Dichromated cellulose triacetate (DCCTA), a new, to our knowledge, holographic recording film, is presented. The material has some special properties, such as good environmental stability, a stronger real-time effect, strong relief modulation, a stratified sensitivity without the use of any coating technique, a light weight, flexibility, easy fabrication in a large area, and more. By the systematic study of the physicochemical changes of the microstructure of DCCTA in photochemical reaction processes with an electron paramagnetic resonance spectrometer, an infrared spectrometer, an UV spectrophotometer, and interferometric microscopy, we found that, as a dichromated light-sensitive system, DCCTA has a novel imaging mechanism: Light irradiation causes not only the formation of the cross links between Cr3+ and molecular chains but also the decomposition of the main molecular chains of the film. In the real-time imaging process of DCCTA holograms the former plays a dominant role after the holograms are postprocessed; however, the latter is more important in the imaging process, and the holograms exhibit a positive etching property, which differs completely from that of other well-known dichromated materials, such as dichromated gelatin and dichromated poly(vinyl) alcohol.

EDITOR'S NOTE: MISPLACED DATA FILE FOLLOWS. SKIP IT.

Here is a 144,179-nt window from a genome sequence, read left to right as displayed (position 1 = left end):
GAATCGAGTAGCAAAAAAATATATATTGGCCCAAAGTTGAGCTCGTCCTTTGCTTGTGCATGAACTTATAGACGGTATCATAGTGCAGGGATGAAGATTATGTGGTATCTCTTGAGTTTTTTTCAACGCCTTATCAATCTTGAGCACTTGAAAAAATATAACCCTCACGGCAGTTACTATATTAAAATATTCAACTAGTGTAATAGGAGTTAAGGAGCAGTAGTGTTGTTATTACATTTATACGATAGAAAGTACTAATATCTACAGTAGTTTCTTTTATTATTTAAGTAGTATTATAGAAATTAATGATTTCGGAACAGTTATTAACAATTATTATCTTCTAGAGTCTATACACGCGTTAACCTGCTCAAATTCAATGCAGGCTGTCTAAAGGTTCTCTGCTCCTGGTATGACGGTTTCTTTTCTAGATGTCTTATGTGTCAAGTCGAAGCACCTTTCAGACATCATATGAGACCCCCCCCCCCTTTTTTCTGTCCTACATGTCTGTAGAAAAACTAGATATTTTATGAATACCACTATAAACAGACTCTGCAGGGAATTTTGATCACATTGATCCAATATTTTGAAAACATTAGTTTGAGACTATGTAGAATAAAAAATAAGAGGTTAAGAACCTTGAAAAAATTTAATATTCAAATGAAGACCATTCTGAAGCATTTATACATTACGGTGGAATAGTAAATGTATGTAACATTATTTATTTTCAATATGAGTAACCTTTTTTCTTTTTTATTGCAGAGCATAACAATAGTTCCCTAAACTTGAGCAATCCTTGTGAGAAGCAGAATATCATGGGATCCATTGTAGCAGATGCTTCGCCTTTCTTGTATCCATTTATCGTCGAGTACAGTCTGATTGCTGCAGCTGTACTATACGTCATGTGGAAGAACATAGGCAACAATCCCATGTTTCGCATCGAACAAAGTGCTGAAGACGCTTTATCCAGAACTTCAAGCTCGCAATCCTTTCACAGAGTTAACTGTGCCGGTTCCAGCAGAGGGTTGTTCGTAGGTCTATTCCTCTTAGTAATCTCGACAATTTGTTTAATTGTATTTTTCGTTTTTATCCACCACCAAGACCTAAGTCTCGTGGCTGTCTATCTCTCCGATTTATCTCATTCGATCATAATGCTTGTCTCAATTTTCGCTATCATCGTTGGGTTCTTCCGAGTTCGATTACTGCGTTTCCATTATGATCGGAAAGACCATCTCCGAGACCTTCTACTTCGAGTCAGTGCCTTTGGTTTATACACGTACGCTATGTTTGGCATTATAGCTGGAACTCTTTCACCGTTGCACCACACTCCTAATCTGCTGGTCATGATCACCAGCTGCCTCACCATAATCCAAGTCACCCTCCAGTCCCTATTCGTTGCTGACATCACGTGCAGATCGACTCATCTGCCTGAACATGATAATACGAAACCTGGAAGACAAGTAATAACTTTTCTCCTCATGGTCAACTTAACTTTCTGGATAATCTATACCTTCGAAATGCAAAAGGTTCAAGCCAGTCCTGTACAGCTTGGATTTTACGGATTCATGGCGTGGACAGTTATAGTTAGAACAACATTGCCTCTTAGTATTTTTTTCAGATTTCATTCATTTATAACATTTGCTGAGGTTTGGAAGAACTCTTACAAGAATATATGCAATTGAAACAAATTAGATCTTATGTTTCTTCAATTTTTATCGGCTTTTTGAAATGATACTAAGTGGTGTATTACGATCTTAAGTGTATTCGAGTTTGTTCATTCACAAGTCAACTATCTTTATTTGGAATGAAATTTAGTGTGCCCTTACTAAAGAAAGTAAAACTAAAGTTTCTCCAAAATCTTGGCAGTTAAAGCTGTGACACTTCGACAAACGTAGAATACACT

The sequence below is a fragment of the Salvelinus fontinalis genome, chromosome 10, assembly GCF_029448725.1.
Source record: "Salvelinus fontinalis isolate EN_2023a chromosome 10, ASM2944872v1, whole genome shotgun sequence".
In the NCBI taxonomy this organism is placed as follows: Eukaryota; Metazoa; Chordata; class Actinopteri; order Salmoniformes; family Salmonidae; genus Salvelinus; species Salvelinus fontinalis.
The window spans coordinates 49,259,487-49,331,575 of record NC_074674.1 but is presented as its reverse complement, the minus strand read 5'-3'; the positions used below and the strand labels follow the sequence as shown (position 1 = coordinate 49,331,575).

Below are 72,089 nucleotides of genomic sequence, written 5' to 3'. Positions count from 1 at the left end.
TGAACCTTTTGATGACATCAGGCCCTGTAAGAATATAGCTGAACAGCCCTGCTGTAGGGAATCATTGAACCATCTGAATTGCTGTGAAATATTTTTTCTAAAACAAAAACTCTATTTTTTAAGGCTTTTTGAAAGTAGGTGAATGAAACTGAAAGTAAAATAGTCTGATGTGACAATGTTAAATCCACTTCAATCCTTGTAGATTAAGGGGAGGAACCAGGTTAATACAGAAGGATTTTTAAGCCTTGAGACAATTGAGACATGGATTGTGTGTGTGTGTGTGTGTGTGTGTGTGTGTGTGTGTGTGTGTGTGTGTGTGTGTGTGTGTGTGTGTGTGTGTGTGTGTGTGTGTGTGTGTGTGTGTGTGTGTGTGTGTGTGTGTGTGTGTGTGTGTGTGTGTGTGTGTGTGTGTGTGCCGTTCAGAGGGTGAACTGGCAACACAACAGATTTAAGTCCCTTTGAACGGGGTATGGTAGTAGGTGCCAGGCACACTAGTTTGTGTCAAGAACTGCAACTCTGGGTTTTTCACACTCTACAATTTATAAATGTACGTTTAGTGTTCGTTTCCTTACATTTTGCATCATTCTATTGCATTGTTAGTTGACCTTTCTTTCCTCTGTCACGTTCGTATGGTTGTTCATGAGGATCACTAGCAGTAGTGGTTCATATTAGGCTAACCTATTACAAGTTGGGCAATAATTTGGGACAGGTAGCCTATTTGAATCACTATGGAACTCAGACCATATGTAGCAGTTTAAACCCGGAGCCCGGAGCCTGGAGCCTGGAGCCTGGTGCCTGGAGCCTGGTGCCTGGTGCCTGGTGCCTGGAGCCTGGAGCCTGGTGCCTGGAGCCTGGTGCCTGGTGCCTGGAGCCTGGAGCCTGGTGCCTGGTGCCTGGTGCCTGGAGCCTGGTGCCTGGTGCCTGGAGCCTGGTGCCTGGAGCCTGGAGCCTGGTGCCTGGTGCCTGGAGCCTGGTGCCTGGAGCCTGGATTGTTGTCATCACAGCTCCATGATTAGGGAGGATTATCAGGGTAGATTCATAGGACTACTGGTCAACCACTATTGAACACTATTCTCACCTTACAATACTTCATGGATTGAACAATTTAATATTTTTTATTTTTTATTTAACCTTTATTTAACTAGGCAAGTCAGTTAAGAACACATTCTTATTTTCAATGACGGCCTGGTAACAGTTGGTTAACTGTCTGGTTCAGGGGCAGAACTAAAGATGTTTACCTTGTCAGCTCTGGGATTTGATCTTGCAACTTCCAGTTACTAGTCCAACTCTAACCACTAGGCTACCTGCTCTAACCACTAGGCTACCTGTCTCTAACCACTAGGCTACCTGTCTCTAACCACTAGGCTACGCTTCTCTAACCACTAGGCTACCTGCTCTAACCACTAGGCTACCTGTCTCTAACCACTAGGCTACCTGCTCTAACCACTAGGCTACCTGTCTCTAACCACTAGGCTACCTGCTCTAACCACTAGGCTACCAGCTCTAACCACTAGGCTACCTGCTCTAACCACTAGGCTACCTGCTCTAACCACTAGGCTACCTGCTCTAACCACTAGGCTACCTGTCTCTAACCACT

© 1996 Optical Society of America
Kuoping Wang, Lurong Guo, Lan Zhou, and Jianhua Zhu, "Imaging mechanism of the holographic recording material dichromated cellulose triacetate," Appl. Opt. 35, 6369-6374 (1996)